Engaging the key regional and international community to promote peace in Zimbabwe
Our prayer is that by doing these and the many other activities that we have committed to, we will see a reduction of violence before, during and after elections, building the basis of a new culture of peace and justice. The Church is the only institution in Zimbabwe that brings together people from all walks of life, acts as the conscience of the nation and is still regarded highly by society as both a peacemaker and a moral authority.
By Blessing Makwara, Senior Program Officer, at the Evangelical Fellowship of Zimbabwe (EFZ)
Case study – Kenya
Kenya as a nation is a multi-ethnic society with over 41 tribes. The political situation is complex, with many tribal interests, favouritism and widespread corruption causing tension. Around election time this has often turned into violence.
After the 2007/8 general elections there were a number of allegations of serious vote rigging and corruption. Many people disputed the result. About 1,300 people were killed in the inter-ethnic violence which followed and over 500,000 people were displaced. Rapes, looting and arson attacks were also witnessed. It was a dark time for Kenya.
Our organisation, Ekklesia Foundation for Gender Education (EFOGE) is a registered non-governmental organisation in Kenya, working for gender justice and equality in Africa. Inspired by others doing similar work elsewhere, I decided we should try to make a difference ourselves. What most inspired me was the thought of one day having a peaceful and democratic election in Kenya, guaranteeing longer-term peace.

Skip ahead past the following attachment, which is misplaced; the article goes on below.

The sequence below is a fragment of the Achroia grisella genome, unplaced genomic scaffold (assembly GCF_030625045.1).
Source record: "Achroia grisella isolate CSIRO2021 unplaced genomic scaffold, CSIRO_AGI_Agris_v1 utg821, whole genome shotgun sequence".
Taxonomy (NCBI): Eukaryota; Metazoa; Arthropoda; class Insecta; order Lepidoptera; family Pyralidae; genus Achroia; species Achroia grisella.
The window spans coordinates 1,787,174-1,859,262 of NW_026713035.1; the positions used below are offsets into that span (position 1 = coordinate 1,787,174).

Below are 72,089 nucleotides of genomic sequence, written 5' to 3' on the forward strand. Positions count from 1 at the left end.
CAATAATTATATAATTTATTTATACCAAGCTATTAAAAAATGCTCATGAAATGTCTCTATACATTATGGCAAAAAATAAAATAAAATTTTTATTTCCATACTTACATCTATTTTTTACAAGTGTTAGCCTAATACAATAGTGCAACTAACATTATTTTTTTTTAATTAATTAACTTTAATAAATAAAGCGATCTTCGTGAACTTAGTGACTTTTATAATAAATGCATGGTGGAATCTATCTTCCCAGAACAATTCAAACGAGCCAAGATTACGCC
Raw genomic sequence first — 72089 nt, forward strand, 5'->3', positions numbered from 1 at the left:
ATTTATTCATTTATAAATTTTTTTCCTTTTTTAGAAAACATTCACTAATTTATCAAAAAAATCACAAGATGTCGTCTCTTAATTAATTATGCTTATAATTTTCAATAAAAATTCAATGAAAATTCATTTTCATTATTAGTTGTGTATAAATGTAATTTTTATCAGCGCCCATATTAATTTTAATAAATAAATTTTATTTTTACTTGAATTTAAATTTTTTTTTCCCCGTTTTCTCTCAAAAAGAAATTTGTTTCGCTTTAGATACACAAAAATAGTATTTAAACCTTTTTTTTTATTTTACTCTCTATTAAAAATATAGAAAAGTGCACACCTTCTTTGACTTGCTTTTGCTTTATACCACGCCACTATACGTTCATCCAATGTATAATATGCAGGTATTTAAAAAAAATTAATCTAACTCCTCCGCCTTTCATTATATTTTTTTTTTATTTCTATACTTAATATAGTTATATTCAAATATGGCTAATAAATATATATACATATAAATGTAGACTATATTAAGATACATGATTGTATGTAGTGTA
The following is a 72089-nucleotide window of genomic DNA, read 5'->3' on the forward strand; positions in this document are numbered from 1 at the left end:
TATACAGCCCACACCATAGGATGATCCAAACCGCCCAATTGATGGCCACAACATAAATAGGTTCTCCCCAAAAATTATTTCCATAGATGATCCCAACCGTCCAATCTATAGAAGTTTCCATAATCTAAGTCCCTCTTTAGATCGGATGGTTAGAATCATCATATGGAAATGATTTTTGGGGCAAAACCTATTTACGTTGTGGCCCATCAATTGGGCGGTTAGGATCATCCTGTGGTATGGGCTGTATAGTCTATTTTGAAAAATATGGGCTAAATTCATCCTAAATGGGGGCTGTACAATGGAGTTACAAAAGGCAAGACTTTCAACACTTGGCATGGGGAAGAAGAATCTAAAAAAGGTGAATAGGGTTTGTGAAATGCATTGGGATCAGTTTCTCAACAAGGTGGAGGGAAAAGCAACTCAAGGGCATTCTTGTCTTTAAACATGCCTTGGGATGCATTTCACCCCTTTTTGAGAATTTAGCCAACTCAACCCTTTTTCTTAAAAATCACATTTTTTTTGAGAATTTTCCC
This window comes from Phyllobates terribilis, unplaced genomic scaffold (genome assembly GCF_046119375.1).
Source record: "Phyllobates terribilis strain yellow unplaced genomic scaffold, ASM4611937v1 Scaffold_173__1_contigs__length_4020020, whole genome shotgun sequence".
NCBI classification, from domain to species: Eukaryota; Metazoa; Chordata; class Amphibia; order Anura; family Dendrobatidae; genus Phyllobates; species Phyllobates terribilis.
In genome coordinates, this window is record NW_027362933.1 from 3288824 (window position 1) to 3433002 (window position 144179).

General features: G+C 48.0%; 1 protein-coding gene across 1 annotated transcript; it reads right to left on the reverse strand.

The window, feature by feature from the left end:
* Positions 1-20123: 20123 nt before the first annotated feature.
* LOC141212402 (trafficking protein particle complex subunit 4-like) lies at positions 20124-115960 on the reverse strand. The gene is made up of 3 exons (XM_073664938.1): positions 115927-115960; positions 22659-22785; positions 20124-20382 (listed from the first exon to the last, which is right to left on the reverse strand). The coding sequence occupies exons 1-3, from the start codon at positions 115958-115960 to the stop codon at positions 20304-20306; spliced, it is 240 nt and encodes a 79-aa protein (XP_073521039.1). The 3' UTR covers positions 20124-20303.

As I work regularly with local community and church leaders, I know that they are well placed to influence and educate communities about peaceful elections and coexistence. Encouraged by others, I shared my thoughts with the Rt. Rev. Johannes Angela, Bishop of the Anglican Diocese of Bondo. In partnership, we managed to conduct a successful one-week training course on civic education and leadership. We hosted over 160 church and community leaders, as well as a number of political contenders, to discuss peaceful elections. We covered specific topics such as leadership and the Kenyan general elections, democracy and the rule of law, devolution of power and the new constitution etc.
This work had its challenges. I needed courage to talk about peaceful elections, as our lives were sometimes at risk. People did not always understand what we were trying to do. Some thought we wanted to convince people not to vote for a particular candidate, but really we were talking about accepting the results and moving forward as one nation and people. We explained to people that we all needed to trust the legal framework of the new constitution. Others thought we would prevent freedom of expression if the elections were disputed. It was a challenge to raise funds for the training but the Bishop of Bondo and the World Council of Churches provided for us.
Generally we witnessed a very peaceful election in our region, with leaders urging young people not to take sides and not to provoke people’s emotions by spreading rumours of cheating and vote rigging. Even though the result given was not pleasing to the majority in my area and a petition was submitted to the Supreme Court contesting the results, there was patience as people trusted the legal process. Cases of cheating and rigging were reported but people remained peaceful and let the court give its verdict. The final ruling was not popular but the majority of people accepted the court verdict.
I advise others to get involved in this kind of work because I believe that church leaders have a vital role to play in bringing peace and preaching democracy in a country like mine.